Buddhist Recovery Network book review
“At Hell’s Gate: A Soldier’s Journey from War to Peace”
Claude Anshin Thomas
Shambhala, Boston & London, 2004.
Hardback. 168 pages.
School/perspective: Zen Buddhism (teachers include Vietnamese Zen master Thich Nhat Hanh and Bernie Glassman - an American Soto Zen practitioner)
- 1. The seeds of war
- 2. The light at the tip of the candle
- 3. The bell of mindfulness
- 4. If you blow up a bridge, build a bridge
- 5. Walking to walk
- 6. Finding peace
“When I entered a rehabilitation center for drug addiction in 1983, I was able to stop using drugs, stop drinking. After I stopped using drugs and alcohol, the obvious intoxicants, I began to be able to learn what the other intoxicants were that were preventing me from looking at myself. And I began to stop those things also. I stopped using caffeine, I stopped using nicotine, I stopped eating processed sugar, I stopped eating meat, I stopped going from one relationship to another. I kept coming more and more back to myself, in my commitment to heal, even though I did not understand (in any intellectual way) what it was I was doing.”
“In 1990 it became impossible for me to hide from the reality of my Vietnam experience any longer. Vietnam was not just in my head; it was all through me. I had talked intellectually about Vietnam, but I had never fully opened myself to the totality of this experience. Now the pain reached a point where it was so great that I wanted only to hide from it, to run from it yet again. My first thought, of course, was to get drunk. When I drink, it covers the pain like a blanket. But under the blanket, inside me, is full of barbed wire; every time I move, it cuts at me, tears my skin. When I drink, I have the illusion that I have put a buffer between my skin and the barbed wire, but this is not the truth; when I am anaesthetized, I am just not so aware of the ripping and tearing.”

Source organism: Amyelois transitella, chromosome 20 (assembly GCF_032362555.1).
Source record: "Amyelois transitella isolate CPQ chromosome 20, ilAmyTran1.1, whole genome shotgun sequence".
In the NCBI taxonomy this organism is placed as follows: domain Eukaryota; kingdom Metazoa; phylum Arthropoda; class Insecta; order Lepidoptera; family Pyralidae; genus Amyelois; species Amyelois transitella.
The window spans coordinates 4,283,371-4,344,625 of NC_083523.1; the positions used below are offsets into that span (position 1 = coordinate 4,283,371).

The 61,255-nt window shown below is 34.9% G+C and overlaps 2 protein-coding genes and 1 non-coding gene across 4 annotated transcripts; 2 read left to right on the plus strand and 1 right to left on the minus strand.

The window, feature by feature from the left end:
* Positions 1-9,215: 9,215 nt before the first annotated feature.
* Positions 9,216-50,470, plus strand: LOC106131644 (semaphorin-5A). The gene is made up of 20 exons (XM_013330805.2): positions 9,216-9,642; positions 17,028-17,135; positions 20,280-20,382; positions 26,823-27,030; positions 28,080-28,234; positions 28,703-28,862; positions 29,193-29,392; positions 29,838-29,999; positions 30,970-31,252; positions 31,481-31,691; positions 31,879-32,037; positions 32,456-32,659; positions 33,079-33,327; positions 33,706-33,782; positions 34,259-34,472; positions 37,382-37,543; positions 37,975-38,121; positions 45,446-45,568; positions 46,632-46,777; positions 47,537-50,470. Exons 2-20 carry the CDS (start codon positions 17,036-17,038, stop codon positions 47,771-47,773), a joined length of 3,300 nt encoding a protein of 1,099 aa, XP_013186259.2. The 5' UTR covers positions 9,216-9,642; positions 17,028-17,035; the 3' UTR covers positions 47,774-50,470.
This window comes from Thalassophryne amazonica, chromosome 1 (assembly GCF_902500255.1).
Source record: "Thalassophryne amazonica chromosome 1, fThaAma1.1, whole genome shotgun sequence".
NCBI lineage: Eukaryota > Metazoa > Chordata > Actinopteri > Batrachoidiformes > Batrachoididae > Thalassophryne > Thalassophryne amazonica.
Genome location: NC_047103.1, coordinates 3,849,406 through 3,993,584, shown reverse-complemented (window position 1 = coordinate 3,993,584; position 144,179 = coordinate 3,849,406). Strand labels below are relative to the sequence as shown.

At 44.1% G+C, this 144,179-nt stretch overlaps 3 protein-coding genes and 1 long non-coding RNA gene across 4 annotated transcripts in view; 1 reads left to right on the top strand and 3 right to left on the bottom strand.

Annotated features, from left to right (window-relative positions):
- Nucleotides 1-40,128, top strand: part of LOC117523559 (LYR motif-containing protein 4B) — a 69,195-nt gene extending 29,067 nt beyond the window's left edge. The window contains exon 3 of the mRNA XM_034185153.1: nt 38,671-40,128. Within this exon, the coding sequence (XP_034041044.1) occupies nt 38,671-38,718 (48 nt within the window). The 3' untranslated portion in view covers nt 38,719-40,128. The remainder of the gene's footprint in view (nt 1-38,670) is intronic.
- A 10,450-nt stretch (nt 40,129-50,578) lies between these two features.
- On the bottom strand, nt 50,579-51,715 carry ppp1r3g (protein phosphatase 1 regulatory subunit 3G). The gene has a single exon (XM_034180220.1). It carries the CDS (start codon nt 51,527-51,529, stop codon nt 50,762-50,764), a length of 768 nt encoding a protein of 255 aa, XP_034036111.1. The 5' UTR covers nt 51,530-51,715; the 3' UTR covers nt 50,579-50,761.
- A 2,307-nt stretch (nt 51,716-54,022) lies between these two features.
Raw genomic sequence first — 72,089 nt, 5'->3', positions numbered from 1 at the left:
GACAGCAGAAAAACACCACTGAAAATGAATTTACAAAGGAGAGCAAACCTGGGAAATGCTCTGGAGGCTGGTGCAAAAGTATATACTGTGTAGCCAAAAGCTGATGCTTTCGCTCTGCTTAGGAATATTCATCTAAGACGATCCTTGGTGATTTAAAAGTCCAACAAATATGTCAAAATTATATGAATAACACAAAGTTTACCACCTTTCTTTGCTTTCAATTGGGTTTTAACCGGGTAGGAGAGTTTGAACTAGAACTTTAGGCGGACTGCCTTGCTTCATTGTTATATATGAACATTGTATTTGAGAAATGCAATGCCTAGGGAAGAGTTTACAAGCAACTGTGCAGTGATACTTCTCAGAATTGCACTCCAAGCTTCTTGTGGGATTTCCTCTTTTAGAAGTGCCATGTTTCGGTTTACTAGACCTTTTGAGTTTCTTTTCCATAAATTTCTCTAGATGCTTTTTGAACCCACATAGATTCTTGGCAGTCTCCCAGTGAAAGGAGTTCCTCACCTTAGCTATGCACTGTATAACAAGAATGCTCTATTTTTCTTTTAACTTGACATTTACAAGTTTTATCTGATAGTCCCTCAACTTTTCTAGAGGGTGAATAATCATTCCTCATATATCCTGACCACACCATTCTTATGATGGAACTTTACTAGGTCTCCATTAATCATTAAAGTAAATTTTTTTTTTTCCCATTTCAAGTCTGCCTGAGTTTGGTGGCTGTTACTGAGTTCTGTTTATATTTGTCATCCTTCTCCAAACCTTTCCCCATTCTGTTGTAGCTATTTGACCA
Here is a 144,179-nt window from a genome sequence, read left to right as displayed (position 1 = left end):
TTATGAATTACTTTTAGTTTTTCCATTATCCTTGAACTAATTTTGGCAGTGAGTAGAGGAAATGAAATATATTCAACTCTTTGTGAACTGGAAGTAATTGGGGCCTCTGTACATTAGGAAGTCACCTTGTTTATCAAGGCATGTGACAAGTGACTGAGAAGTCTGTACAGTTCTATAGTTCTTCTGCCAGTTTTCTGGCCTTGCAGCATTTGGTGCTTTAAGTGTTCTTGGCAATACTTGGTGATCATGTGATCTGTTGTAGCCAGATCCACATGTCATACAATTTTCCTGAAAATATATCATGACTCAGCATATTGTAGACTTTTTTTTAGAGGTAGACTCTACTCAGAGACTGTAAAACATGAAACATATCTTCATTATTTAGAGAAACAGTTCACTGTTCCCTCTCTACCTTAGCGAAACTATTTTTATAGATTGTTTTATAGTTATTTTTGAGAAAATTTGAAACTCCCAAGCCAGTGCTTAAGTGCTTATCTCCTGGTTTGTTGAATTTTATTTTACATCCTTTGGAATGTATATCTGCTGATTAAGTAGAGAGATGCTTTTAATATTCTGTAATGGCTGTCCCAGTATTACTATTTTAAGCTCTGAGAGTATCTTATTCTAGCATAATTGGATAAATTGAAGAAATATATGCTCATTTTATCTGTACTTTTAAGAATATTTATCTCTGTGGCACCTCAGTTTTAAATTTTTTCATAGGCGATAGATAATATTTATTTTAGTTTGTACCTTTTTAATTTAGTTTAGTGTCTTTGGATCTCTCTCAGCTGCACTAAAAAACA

“Well, this time I didn’t have that drink. Instead I ended up at a Buddhist meditation retreat for Vietnam veterans led by the Vietnamese Zen master Thich Nhat Hanh.” (pp. 35-36)
“I believed that it was me who was choosing to take drugs, drink alcohol, smoke cigarettes, rather than the seeds of suffering in my life choosing for me. I lived under the illusion of having a choice.” (p. 63)
“After I went through drug and alcohol rehabilitation in 1983, I stopped turning to intoxicants (the obvious forms). Looking back, this is probably the single most important event in my life, because it gave me the opportunity to experience my own life and to experience it directly – the only place from which healing and transformation can begin to take place.” (p. 153)
© 2004 Claude Anshin Thomas